Among the mercifully unafflicted, however, is ‘Pills’, which initially adopts the stance of a warped advertising jingle – complete with a peppy, infectious nursery-rhyme inflection – but, halfway through, abruptly collapses into a haunting, theatrical reverie for the remainder of the track. This comedown is significant not only because it provides one of the few instances of genuine movement within a track, and not simply because it allows space for what is easily Clark’s most deeply-felt and animated vocal performance on Masseduction, but because of the astonishing contribution of Kamasi Washington in the final forty-five seconds; quite unlike anything else going on within the mix, the abrasive, wailing paroxysms of his saxophone swell within both the track’s proggy morass and the pit of your stomach, unexpectedly introducing a profound ache that frankly blindsided me. Though this kind of flourish isn’t strictly necessary – the song wouldn’t exactly be diminished if it were absent – it nevertheless delighted me because it displays an imagination that is mostly lacking elsewhere on Masseduction. In attempting to achieve a different kind of emotional flavour in the final moments of ‘Pills’, Clark and Antonoff experiment with an instrument that had not yet been featured in any previous St. Vincent record, and they succeed because they enlisted one of the best players in the game to perform the part. They therefore surprise and challenge the listener by deviating from what are now comfortable stylistic parameters for St. Vincent, by taking a song that little bit further to offer the listener something distinctly new from the project. This is, however, a rare example; beyond Washington’s contribution to ‘Pills’, as well as the gorgeous manipulated vocal that sees out ‘Slow Dance’, the only truly surprising moments on this record are the two tracks that offer drastic stylistic departures for St. Vincent: ‘Sugarboy’, which is glorious, delirious Hi-NRG disco by way of Hot Chip; and ‘New York’, which I’ll conceded is surprising only because it evinces an essentially insipid quality that had previously eluded Clark’s songwriting.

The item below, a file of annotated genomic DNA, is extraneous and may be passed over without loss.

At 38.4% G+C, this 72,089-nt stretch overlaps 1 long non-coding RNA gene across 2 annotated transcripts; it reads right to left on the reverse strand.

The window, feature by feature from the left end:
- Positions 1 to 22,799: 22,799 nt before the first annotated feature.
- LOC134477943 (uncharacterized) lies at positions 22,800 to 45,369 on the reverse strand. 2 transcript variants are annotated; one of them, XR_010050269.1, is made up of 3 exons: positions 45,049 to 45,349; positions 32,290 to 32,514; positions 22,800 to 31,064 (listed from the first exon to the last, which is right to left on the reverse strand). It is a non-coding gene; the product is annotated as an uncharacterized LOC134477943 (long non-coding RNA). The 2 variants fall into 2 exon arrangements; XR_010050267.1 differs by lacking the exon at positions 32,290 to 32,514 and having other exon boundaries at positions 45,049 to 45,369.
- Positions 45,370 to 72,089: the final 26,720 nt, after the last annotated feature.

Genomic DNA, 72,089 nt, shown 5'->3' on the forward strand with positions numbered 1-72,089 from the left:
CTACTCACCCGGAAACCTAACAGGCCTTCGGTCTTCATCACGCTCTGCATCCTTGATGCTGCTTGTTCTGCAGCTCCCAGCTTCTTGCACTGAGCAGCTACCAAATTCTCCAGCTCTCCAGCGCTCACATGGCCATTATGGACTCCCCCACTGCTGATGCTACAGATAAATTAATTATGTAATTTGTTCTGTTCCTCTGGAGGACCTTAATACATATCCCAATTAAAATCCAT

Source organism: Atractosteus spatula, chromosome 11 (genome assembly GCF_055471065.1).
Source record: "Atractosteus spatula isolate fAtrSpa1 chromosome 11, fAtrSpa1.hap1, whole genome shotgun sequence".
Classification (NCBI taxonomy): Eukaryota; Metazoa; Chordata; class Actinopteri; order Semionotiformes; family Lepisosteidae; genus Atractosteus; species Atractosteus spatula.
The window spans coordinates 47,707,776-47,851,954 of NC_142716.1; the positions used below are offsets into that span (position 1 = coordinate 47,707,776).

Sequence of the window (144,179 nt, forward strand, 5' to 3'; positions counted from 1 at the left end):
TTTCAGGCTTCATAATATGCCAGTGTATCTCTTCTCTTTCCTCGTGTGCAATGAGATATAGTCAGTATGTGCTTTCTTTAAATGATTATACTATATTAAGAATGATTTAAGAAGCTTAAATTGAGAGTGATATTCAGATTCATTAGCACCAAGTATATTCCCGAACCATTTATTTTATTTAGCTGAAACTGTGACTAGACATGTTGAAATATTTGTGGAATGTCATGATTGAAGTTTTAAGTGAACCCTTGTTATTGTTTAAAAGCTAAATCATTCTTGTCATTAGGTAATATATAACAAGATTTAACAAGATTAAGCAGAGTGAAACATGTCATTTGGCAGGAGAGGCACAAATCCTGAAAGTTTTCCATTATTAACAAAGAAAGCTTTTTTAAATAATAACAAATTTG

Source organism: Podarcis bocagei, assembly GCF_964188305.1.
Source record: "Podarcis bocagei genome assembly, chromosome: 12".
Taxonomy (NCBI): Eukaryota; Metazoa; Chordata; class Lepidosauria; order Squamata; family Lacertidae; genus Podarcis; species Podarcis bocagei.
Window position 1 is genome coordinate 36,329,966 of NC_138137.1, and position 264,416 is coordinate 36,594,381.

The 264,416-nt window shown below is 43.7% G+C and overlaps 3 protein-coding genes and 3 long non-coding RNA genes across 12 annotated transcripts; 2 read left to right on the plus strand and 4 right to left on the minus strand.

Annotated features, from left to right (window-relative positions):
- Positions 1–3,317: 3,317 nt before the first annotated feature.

The rest is, as previously mentioned, worryingly of a piece with St. Vincent’s previous couple of records, offering only a flattened-out iteration of the wry, sexy, noisy as fuck interpretation of pop that she had offered previously. Masseduction, then, is comfortable in a way that no St. Vincent record has ever been; it sounds perfectly agreeable because it rehashes what is ultimately a pleasing aesthetic, but fails to attain any level of potency because it does not attempt to evolve that aesthetic – because it so rarely stretches the listener, and because the songs themselves are so infrequently stretched.